Ocado’s chief financial officer has defended the retailer’s response to growing demand for its service, despite saying it was “barely scratching the surface” with regards to its backlog of new customers.

Duncan Tatton-Brown said he didn’t feel that Ocado needed to apologise for still being unable to bring on new customers, as this reflected “a societal desire” for more grocery home delivery generally and an increase specifically for M&S products since the switchover. 

In early April, as the UK settled into life in lockdown and demand for grocery home delivery soared, Ocado effectively closed its website to new customers in order to focus its limited capacity on existing customers and a portion of people shielding at home. 

As a result, by the summer, Ocado said it had built up a waiting list of around 1 million new customers trying to get access to its service. 

While Tatton-Brown said that Ocado had been able to add around 10% extra capacity since April, he admitted “we’ve got a long way to go to serve all the demand that’s there, and we’re barely scratching the surface on new customers”.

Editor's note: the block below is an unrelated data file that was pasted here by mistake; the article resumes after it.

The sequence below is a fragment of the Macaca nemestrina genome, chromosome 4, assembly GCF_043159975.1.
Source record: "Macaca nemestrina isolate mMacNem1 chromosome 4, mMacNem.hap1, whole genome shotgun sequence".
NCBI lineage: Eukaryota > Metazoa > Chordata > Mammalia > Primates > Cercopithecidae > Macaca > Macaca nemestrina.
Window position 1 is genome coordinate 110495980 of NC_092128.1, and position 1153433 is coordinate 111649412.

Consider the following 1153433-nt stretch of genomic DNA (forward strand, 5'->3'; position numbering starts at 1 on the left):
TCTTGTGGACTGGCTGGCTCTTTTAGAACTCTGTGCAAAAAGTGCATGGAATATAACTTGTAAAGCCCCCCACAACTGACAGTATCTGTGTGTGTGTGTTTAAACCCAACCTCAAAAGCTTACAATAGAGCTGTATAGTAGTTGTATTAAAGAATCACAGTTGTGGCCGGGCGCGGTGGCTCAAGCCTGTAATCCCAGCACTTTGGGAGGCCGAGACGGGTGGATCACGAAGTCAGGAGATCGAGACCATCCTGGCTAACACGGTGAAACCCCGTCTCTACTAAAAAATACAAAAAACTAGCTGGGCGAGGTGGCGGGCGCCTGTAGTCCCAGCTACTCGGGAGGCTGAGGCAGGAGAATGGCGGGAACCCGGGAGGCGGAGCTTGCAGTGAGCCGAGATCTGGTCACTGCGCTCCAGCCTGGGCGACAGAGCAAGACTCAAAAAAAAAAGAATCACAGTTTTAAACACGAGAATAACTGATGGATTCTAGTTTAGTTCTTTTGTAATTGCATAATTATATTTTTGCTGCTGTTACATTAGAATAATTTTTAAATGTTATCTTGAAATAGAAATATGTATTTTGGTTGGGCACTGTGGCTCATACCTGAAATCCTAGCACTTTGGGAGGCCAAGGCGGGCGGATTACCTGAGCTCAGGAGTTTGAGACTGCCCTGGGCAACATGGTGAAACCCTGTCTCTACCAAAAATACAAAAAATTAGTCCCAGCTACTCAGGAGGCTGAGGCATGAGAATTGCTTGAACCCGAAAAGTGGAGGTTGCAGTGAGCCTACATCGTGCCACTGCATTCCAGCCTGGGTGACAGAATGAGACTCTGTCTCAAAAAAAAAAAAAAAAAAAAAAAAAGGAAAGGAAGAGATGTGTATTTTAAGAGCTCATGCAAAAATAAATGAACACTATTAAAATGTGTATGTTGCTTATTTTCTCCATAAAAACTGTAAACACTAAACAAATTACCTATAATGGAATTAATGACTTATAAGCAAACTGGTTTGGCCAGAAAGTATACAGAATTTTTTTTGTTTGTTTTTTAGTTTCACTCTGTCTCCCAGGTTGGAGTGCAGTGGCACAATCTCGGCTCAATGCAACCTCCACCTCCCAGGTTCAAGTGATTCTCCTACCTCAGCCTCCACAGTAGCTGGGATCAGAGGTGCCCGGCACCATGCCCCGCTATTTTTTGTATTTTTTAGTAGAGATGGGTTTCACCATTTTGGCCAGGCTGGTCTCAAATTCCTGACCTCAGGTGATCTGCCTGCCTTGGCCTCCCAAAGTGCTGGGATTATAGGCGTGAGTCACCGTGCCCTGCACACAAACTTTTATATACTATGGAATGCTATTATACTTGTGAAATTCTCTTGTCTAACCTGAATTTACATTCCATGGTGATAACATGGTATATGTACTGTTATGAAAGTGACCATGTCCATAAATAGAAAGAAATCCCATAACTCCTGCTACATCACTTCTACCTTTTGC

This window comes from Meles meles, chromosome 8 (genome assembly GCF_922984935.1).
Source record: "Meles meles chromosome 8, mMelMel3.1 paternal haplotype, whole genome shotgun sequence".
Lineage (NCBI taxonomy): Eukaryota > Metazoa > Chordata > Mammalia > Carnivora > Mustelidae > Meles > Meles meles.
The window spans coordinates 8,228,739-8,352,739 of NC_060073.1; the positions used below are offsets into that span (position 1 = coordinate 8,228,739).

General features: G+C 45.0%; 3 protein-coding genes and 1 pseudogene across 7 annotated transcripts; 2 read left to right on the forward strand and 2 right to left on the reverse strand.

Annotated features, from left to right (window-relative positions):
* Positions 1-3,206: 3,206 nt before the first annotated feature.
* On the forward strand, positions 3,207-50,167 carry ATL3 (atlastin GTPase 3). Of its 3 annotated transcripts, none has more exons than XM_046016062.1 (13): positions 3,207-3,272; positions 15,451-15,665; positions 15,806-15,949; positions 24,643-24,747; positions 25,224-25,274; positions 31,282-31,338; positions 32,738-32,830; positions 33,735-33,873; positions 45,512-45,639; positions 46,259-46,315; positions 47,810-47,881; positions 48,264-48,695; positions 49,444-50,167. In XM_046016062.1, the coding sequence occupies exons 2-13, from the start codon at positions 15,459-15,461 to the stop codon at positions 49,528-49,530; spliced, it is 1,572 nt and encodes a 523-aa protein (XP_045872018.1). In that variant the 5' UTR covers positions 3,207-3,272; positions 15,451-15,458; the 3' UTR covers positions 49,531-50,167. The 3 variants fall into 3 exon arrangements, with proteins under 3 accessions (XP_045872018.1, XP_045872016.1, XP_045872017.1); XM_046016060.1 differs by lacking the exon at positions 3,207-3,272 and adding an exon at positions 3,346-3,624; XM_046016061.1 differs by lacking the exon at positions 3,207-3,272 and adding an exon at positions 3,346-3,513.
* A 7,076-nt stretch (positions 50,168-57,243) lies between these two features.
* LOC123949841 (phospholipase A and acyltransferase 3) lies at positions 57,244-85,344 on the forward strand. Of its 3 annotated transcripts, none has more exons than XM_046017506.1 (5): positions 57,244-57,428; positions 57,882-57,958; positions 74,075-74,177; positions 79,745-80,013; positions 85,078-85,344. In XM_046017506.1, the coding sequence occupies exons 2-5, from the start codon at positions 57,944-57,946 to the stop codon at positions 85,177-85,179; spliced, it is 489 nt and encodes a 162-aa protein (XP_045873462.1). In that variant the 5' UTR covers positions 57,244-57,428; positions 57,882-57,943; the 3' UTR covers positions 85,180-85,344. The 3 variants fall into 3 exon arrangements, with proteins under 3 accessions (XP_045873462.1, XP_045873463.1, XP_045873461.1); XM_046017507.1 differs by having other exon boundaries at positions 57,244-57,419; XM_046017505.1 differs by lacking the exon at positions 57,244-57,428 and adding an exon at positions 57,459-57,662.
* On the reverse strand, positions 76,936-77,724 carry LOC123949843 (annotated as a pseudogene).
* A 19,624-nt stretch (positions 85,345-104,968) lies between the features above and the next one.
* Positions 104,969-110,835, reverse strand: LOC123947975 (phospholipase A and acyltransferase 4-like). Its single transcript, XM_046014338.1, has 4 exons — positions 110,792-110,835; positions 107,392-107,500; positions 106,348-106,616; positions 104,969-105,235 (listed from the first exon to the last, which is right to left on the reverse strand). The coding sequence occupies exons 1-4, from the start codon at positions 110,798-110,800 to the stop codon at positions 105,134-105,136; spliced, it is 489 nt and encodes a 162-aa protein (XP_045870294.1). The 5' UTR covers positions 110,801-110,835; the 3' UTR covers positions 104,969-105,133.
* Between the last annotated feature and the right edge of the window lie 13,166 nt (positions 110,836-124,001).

He said that the day of the M&S switchover was Ocado’s “biggest forward-order day in our history, even during the peak Covid-19 days” and reiterated the retailer was looking to add 40% new capacity by the end of 2021. 

“There’s a lot of demand for our service and can we satisfy all that demand? The answer is no,” he said.

“There will be a lot of people who’d like to order online and can’t. Unfortunately, that’s the case. But I don’t think we should apologise for that.”

While the M&S switchover was dogged by complaints of cancelled orders and high levels of substitutions on the day, Tatton-Brown insisted that, despite the “massive transition” for Ocado, “everything went very well”. 

“There was a late surge in demand, because there was even more demand than we expected, and we had some slight issues there,” he said. “But, overall, both we and our customers have been very pleased by the transition.” 

Tatton-Brown said that, because of the transition and an increase in sales during the normally quieter summer months with less customers travelling, Ocado was expecting full-year EBITDA profits to exceed £40m, above the £26m originally forecast.